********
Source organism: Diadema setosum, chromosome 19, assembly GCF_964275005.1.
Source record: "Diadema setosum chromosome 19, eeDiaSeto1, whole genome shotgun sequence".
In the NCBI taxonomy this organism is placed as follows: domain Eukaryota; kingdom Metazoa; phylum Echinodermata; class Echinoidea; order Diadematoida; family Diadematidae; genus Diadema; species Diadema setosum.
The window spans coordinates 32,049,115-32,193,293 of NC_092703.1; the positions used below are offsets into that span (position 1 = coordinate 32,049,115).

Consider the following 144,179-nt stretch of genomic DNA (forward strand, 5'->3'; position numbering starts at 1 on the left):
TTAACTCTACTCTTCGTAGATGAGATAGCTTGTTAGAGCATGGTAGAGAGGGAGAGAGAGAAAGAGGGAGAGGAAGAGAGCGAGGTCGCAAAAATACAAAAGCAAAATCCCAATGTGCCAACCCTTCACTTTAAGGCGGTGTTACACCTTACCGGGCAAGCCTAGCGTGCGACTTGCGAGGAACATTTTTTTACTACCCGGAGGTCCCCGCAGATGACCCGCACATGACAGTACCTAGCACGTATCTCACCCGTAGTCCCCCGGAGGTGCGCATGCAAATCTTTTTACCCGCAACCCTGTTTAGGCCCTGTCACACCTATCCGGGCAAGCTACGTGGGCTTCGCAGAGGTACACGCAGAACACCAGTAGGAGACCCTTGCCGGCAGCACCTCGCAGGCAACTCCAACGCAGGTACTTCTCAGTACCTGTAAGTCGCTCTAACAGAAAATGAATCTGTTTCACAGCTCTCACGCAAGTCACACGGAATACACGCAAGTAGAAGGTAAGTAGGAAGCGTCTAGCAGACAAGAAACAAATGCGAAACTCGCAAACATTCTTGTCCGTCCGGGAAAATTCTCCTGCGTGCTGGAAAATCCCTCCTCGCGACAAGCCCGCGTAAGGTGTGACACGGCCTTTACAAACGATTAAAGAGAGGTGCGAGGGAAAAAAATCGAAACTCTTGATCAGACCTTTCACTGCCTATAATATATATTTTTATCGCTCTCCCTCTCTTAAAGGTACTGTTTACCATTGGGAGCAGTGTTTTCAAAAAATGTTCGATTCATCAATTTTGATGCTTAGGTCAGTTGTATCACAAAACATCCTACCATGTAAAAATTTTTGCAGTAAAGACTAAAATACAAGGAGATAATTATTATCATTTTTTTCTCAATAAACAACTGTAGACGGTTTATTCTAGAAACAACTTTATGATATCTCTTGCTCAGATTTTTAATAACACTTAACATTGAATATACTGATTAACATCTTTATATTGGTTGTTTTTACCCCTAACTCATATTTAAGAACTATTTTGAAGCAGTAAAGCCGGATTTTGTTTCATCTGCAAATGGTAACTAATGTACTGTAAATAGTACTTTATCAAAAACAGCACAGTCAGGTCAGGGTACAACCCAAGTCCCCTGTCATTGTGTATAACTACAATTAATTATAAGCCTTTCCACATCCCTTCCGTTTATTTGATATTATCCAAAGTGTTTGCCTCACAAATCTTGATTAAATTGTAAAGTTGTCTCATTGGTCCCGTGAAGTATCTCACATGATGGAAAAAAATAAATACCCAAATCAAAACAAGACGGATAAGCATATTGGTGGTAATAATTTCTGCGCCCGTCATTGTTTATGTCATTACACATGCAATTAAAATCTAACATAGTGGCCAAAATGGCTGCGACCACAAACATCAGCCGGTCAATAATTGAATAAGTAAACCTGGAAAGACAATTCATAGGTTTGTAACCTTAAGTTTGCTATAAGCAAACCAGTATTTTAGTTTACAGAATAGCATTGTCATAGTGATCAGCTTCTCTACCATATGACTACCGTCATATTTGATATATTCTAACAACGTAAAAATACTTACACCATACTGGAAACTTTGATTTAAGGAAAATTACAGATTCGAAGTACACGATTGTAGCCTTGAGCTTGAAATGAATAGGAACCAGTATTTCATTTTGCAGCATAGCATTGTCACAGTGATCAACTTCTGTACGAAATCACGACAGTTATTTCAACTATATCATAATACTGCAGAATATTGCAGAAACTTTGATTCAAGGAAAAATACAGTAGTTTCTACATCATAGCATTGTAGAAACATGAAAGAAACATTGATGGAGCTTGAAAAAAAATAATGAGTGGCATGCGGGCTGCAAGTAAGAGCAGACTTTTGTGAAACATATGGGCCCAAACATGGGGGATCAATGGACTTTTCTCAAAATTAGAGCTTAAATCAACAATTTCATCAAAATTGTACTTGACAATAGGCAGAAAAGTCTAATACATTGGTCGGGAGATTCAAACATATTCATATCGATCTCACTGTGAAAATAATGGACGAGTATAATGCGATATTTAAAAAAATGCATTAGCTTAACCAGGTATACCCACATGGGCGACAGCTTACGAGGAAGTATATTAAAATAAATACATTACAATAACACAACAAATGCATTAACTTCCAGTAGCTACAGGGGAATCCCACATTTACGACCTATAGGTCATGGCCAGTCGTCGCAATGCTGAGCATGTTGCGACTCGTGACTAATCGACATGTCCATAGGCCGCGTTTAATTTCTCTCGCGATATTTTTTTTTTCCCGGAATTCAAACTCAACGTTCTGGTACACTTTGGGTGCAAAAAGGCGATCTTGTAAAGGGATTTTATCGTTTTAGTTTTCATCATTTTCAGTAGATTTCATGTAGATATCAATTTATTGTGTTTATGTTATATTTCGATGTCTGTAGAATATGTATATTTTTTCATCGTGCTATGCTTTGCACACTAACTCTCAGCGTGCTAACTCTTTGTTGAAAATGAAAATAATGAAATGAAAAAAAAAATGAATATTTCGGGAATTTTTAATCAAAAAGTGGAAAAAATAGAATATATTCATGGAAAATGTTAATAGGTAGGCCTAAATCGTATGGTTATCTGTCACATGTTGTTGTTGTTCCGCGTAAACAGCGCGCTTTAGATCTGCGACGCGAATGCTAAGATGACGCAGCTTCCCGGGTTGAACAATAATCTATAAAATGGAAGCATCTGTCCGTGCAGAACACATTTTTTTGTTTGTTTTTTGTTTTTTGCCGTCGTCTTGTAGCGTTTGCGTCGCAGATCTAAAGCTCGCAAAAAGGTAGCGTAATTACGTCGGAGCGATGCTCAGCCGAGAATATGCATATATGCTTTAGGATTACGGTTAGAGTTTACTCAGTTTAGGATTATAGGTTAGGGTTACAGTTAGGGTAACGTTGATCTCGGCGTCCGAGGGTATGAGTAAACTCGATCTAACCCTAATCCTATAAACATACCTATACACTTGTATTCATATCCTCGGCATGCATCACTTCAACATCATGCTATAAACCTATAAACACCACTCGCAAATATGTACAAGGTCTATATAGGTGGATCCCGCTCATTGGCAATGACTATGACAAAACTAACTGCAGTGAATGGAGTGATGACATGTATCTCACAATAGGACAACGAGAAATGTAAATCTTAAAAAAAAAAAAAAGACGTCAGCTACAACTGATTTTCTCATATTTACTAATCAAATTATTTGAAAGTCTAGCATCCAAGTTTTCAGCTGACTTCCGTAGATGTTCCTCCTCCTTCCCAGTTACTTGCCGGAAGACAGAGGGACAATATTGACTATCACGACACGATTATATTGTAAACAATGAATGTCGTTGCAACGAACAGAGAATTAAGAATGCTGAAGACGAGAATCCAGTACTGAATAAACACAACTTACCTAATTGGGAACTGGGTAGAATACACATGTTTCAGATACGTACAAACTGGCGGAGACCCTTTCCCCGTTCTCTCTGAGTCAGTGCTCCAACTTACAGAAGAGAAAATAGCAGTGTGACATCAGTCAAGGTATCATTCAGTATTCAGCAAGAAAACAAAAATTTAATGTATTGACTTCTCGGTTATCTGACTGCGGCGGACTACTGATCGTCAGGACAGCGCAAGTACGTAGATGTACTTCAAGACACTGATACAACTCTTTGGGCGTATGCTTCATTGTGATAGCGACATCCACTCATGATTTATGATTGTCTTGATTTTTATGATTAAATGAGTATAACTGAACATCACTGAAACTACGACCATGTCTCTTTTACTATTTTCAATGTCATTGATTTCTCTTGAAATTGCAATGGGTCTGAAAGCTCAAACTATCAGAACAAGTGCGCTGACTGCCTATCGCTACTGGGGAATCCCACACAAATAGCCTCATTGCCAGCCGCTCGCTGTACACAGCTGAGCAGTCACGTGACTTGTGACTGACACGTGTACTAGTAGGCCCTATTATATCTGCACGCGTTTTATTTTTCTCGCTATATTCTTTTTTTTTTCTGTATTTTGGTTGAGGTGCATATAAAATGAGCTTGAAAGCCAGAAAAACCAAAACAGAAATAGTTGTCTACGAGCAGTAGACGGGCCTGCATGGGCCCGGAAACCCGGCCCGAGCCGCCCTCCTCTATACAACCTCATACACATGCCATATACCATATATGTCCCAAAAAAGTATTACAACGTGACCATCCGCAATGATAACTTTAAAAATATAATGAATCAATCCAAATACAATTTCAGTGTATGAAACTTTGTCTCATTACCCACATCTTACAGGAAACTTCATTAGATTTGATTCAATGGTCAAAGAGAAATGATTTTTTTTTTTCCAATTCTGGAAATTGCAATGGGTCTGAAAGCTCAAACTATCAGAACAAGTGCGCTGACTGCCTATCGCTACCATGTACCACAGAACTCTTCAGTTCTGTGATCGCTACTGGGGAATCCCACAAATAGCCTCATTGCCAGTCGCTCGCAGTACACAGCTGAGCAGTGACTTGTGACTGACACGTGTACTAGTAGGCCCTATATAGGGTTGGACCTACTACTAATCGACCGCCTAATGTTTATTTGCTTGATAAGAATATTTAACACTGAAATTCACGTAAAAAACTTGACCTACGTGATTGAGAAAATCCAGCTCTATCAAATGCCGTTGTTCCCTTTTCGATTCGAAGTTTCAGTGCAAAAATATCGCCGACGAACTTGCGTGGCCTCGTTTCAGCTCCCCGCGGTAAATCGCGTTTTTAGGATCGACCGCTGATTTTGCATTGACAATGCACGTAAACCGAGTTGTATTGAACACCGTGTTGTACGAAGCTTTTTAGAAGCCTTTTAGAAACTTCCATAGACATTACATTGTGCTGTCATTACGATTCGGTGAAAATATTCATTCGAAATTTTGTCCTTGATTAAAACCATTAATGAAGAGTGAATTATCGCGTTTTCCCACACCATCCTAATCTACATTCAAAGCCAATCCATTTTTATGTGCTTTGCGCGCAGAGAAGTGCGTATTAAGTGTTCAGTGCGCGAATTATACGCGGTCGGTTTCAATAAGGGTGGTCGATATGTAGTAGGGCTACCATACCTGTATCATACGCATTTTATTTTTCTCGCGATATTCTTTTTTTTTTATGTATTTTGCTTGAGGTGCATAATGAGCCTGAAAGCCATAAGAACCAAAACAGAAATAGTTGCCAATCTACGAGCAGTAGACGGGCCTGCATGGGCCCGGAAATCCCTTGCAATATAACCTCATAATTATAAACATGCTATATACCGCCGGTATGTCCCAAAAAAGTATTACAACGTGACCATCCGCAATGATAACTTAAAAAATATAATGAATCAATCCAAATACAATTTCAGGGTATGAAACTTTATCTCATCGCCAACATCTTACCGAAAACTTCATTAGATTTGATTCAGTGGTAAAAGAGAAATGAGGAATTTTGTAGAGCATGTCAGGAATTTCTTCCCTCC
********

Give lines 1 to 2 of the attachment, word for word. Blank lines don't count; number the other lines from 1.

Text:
Source organism: Diadema setosum, chromosome 19, assembly GCF_964275005.1.
Source record: "Diadema setosum chromosome 19, eeDiaSeto1, whole genome shotgun sequence".